Susquehanna-Roseland Fight Continues as Enviros Claim Court Favored Utility
State Appellate Court decides to uphold BPU decision to allow power line project.
As construction continues on the 500-kilovolt Susquehanna-Roseland power line, a group of environmentalists expressed disappointment in a state Appellate Court's decision Monday to allow the project to move forward.
According to court documents, the environmental groups challenged the Board of Public Utility's April 2010 approval of Public Service Energy and Gas' (PSE&G) Susquehanna-Roseland transmission line project, for which a line will be constructed to run through 45 miles of the state starting in Berwick, Pa., and ending in Roseland.
Construction activities have already begun in parts of Montville, Kinnelon, Jefferson, Hopatcong, Boonton and Rockaway. PSE&G has said the new line will improve service reliability.
The Appellate Court explained the BPU's position that the project was necessary and ultimately chose to support that decision.
"We find sufficient credible evidence in the record to support the Board's finding that the project was prompted by, and justified by, a genuine effort to avoid violations of reliability standards, as opposed to a pretext to find expanded markets for coal-generated electricity," the court ruled, according to the documents.
But Jeff Tittel, director of the New Jersey Sierra Club, one of the groups fighting against the project, said the power line is "unnecessary" and that the court did not consider evidence that supports the claim.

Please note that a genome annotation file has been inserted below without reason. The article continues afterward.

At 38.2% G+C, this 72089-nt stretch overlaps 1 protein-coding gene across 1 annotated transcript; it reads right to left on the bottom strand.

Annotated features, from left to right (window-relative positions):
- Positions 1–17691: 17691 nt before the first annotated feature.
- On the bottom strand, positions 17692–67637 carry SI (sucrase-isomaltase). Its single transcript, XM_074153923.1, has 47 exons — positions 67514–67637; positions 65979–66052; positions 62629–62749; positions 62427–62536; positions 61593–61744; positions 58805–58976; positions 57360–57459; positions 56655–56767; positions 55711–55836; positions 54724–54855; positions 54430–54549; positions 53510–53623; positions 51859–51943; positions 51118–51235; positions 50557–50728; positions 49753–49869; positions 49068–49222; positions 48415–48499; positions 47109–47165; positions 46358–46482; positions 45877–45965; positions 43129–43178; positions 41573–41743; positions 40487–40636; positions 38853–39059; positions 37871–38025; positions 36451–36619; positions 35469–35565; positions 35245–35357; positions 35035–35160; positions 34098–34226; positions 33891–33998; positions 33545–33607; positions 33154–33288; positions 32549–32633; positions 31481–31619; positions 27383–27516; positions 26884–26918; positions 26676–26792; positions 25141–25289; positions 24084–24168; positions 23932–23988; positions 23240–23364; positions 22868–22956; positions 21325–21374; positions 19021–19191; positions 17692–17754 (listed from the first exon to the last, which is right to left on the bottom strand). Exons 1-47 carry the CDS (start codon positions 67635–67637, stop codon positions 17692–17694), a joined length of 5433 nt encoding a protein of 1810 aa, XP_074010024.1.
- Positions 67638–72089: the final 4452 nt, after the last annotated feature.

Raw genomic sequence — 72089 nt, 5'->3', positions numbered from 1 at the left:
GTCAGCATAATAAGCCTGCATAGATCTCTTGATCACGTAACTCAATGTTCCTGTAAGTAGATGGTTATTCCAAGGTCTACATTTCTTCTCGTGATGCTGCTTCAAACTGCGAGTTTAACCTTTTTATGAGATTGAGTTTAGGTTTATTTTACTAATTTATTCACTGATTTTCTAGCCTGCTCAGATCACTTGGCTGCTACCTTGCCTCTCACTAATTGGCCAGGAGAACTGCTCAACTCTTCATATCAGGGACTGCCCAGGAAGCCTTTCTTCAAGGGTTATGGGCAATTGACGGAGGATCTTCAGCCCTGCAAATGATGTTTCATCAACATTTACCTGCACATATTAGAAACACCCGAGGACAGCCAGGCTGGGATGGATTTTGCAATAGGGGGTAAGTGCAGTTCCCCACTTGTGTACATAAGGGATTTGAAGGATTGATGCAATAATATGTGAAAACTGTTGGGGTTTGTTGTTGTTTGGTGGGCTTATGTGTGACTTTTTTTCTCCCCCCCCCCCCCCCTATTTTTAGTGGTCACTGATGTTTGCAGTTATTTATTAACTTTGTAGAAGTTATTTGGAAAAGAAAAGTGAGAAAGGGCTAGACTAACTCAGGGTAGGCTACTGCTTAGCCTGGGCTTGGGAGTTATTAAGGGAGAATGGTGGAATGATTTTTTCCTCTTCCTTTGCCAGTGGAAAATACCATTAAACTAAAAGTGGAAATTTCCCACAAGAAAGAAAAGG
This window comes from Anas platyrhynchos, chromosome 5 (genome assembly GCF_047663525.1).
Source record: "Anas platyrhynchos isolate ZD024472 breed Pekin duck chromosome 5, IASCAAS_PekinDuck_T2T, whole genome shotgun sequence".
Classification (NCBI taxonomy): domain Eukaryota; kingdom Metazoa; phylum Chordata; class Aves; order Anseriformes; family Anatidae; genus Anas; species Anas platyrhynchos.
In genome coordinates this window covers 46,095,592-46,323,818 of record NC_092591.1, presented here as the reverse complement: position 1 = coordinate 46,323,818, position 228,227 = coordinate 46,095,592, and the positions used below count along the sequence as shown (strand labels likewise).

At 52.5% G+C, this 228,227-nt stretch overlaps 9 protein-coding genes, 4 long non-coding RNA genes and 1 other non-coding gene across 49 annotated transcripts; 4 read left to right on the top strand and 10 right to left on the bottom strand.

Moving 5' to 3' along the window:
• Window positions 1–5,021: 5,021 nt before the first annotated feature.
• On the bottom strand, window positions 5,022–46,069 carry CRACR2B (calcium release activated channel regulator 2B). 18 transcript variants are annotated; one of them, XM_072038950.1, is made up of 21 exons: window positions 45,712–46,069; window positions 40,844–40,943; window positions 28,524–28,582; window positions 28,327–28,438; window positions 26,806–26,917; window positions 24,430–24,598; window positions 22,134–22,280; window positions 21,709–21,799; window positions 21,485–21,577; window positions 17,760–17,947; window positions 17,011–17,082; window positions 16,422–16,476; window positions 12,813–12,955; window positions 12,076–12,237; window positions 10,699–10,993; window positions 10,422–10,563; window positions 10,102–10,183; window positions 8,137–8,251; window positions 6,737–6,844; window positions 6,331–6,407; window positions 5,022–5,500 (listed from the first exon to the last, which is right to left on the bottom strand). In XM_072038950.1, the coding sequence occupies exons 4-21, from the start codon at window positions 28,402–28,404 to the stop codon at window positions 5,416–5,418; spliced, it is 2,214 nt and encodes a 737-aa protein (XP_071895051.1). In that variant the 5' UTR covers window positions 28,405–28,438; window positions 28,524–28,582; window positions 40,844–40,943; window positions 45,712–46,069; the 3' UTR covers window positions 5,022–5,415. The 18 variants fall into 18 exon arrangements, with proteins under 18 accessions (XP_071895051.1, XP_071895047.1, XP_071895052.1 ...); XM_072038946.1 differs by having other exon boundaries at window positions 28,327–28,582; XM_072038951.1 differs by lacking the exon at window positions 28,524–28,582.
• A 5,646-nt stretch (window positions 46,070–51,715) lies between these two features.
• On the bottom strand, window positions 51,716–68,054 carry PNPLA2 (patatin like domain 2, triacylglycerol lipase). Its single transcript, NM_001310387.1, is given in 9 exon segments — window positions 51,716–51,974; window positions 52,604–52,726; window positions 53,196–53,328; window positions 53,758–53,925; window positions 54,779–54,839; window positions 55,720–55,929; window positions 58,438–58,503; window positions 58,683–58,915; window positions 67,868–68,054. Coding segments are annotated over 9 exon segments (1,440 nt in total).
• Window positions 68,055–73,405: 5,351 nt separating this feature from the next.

"Today the Appellate Court rubber-stamped the bad BPU decision on the Susquehanna-Roseland line. We are disappointed by the court decision but not necessarily surprised," he said.
"Unfortunately, this was a victory for dirty coal and air pollution over green jobs and clean air. We will continue to fight against this unnecessary power line at the federal level."
Named in the lawsuit, in addition to the New Jersey chapter of the Sierra Club, are Environment New Jersey, the New Jersey Environmental Federation and Stop the Lines, an initiative formed by a group of concerned citizens seeking to prevent the project from coming to fruition.
Tittel said the court should not have considered the reliability of the interstate transmission system but more so the reliability of the local grid.
"We are going to be spending ratepayer money on this upgrade instead of spending the money to upgrade local distribution systems to prevent blackouts every time there is a major weather event," a press release from the Sierra Club said.
Kate Millsaps, conservation program coordinator for the New Jersey Sierra Club, added that the project goes against what most New Jerseyians really want in terms of power.
“This project is simply about lining the pockets of PSEG while ignoring other tools that will make the grid more reliable at a fraction of the cost. The people of New Jersey want clean energy solutions, not the expansion of an archaic line that will cost billions to bring in dirty coal-fired power,” she said.
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